With fewer than 500 days until May 2018 rolls around, the countdown to when the EU’s General Data Protection Regulation (GDPR) goes into effect is on.
As a regime designed to help protect personal data belonging to citizens of the EU, GDPR doesn’t just impact firms located in Europe. It’s created to ensure people’s personal information is protected regardless of where it’s sent, processed or housed. Thanks to internet, this umbrella spans well beyond the EU’s physical boundaries.
Although organizations everywhere will be effected by the heavyweight regulation, there isn’t one foolproof approach to compliance. There are several steps companies should follow if they want to avoid emptying their wallets to fines of €20 million ($21.3 million) or 4 percent of annual revenue that could cost up to billions of dollars.
So, if you have any connection to European vendors or customers, and are handling their data, you have about a year to prepare. Whether you’re working remotely from your favorite Dunkin’ Donuts in New England or building a team in the heart of Sydney, Australia, GDPR compliance should be your new best friend.
Because companies like Microsoft and Facebook are announcing that they are compliant, it may seem like the GDPR is only applicable to large, global companies. However, small to midsize businesses (SMBs) that are conducting any type of European business, sales, marketing, HR or any other communication or relationships also fall under its mandate. When it comes to GDPR, firms of all sizes need to understand their roles and responsibilities in complying with the regulations.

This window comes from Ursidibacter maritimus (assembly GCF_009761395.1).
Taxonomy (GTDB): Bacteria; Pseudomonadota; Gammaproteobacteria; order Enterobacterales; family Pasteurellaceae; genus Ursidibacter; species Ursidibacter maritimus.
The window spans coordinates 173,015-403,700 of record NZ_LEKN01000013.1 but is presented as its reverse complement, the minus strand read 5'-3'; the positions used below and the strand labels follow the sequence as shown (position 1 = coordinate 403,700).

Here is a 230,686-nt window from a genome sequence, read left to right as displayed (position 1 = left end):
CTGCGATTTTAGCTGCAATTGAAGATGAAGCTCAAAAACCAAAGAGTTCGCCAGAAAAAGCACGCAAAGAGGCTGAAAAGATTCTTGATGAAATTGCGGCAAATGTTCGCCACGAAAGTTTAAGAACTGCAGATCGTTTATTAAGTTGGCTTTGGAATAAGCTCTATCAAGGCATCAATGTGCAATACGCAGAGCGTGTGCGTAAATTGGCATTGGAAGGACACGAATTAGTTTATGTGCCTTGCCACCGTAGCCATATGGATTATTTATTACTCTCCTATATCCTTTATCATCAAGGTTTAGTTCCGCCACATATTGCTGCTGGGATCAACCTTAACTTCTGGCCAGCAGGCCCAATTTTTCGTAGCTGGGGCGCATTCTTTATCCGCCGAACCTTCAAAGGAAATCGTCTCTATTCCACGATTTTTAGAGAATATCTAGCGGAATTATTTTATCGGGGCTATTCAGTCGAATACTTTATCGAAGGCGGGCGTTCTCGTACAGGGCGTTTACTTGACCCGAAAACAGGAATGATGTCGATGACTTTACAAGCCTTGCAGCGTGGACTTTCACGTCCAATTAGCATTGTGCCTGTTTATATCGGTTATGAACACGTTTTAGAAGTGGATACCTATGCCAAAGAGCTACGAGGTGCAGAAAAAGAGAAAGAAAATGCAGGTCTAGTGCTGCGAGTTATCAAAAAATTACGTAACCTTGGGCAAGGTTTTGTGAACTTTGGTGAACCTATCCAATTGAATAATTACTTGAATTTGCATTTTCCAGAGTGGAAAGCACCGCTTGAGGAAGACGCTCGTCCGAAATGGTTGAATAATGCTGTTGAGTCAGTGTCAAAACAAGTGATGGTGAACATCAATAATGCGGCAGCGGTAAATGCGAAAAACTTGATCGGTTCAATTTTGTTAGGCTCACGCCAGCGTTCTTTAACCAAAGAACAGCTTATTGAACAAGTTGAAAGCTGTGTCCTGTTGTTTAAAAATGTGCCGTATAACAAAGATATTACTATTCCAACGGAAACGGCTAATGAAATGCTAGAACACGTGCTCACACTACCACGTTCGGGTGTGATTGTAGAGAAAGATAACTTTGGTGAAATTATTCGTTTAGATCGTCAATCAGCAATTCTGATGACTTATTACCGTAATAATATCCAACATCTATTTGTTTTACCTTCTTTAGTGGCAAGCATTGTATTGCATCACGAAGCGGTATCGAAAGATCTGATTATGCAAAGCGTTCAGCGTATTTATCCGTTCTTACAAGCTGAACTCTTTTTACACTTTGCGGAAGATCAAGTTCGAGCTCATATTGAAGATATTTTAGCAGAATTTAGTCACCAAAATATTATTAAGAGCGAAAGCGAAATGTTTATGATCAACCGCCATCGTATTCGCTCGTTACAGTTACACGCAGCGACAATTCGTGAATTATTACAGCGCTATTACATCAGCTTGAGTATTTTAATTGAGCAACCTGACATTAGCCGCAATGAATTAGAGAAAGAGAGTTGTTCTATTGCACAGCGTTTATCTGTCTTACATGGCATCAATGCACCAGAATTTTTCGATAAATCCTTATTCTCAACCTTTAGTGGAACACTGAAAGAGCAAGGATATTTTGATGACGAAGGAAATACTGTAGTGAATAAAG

Due to the GDPR’s lengthy provisions, there’s no “one-step solution” to achieve compliance. Because SMBs and larger enterprises are held to the same standard, below are four recommendations organizations everywhere should follow—regardless of both size and location:
Companies should be thinking critically and strategically when dealing with GDPR compliance since it’s vital to pinpoint where responsibility for data security lies early on. From there, organizations should develop a corresponding response strategy.
To help plan a privacy strategy, businesses can run a complete inventory to show the flow of data throughout its systems. Under GDPR, companies will be held responsible for the loss or mishandling of EU citizens’ data if there is a breach—even if they’re outsourcing the storage/handling of the data through a third party. Having policies in place in the event of data privacy issues will encourage accountability and maintain overall business agility.
Organizations should be prepared to employ companywide controls, policies and procedures for compliance through the help of the legal, IT and security teams. Chief information security officers (CISOs), in addition to the rising data privacy officers, can work together to help manage, direct and guide these teams throughout the entire process.
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